# Aren't reversible logic gates a necessity for efficiently executing quantum algorithms?

The Wikipedia article on logical reversibility says:

...reversible logic gates offered practical improvements of bit-manipulation transforms in cryptography and computer graphics.

But I guess that's not all? Aren't reversible logic gates a necessity for the (efficient) execution of quantum algorithms? [1]

To clarify, I'm basically asking this: Isn't the use of reversible operations or unitaries necessary for efficiently executing quantum algorithms? Or are there models of quantum computation which can execute these algorithms efficiently without making use of logically reversible operations at all?

[1]: Inspired from Reversibility and irreversibility of logic gates (quantum vs classical).

• There is the energy consumption advantage already mentioned in the article. – AHusain Jan 27 '19 at 1:04
• @AHusain True. But I'm not interested in the energy consumption advantage at the moment. I've modified the question. – Sanchayan Dutta Jan 27 '19 at 1:06
• Are you asking whether all quantum logical operations must be reversible? The answer is yes (except measurement). – ahelwer Jan 27 '19 at 2:13
• @ahelwer It is well known that quantum algorithms can be represented in terms of unitary quantum gates (reversible) and measurement operations (irreversible according to general interpretation) in the gate model. My question was: is this reversibility or use of unitaries a necessity for efficient (quantum) computation? Or can there be models where reversibility isn't required at all (in any stage of the computation)? – Sanchayan Dutta Jan 27 '19 at 7:31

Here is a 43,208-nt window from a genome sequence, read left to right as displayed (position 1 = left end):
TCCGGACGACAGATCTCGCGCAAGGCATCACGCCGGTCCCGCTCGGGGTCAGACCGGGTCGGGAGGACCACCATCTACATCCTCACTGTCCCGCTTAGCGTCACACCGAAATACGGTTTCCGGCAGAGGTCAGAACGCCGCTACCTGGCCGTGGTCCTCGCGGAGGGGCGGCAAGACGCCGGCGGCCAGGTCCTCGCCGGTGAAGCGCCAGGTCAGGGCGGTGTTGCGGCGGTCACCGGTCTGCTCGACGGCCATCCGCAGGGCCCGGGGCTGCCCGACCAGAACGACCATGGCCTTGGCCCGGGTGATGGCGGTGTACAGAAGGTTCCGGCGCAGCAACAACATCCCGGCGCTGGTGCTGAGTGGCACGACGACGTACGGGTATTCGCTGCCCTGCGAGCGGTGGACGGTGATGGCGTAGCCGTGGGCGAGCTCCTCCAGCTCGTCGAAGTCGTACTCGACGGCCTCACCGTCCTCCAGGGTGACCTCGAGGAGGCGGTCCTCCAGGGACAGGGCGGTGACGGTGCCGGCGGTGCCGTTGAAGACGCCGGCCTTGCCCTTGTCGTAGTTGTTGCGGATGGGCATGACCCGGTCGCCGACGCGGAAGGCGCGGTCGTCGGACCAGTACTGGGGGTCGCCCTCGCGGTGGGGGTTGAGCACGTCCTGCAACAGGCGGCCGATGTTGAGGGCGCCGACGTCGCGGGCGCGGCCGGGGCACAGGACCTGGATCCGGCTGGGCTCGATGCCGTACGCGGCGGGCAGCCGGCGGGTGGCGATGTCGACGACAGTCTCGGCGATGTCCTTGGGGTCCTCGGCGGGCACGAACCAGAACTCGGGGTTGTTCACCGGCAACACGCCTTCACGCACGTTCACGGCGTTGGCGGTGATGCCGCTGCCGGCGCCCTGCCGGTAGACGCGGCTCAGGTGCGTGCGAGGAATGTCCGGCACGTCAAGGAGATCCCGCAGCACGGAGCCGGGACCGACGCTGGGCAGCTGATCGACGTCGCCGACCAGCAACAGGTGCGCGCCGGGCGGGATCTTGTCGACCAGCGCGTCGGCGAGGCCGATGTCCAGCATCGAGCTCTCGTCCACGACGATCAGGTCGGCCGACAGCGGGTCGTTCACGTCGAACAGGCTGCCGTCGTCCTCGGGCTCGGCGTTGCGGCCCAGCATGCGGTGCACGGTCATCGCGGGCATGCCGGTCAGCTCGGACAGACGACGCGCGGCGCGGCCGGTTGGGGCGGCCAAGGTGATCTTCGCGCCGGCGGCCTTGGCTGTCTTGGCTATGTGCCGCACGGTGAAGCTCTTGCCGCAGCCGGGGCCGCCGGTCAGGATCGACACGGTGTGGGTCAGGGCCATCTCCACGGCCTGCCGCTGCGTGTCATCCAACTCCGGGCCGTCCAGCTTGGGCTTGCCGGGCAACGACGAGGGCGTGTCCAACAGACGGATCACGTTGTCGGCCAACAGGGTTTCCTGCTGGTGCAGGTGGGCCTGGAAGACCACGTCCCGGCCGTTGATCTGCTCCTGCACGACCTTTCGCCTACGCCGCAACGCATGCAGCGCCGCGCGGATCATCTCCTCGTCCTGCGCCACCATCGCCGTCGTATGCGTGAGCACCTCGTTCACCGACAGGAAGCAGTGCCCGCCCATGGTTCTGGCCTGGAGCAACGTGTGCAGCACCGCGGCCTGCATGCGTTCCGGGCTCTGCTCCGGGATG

Originally, I misunderstood the question, and was answering a question like "Is it true that quantum computers are necessarily formulated only out of reversible gates?". However, I now understand that the question was intended to be "Must there always be a reversible step inside a quantum computation?"

No - there are some computational schemes, such as the this paper, in which every computational step can be formulated as a dissipation, which is non-reversible.

Another way to think about it is in terms of the measurement-based model. Here, one must prepare a particular state, and perform a sequence of measurements on it. Usually, we talk about the initial state preparation as a unitary, but that's not necessary. The usual cluster state is the common eigenstate of a set of stabilizers $$\{K_n\}$$ ($$K_n^2=1$$ and $$[K_n,K_m]=0$$). So, imagine you take some initial state of a system, and start measuring sets of qubits according to the stabilizers $$\{K_n\}$$. The state people normally talk about preparing is the +1 eigenstate of all of these. Obviously, it's quite unlikely the we succeed in preparing that. However, we will have a record of which stabilizers gave -1 answers. It's a particular property of these stabilizers that each one anti-commutes with a $$Z$$ on a particular site, while all others commute with that particular $$Z$$. This means that the list of stabilizers with -1 values corresponds to a list of sites with $$Z$$ errors. But, knowing that, we can just incorporate the existence of the $$Z$$ rotations into the measurement bases of the computation. Everything can be achieved through measurements! (Although you require 5-qubit measurements. While not impossible, I think most people would consider implementing them using some unitaries and single-qubit measurements, but the formalism doesn't require it.)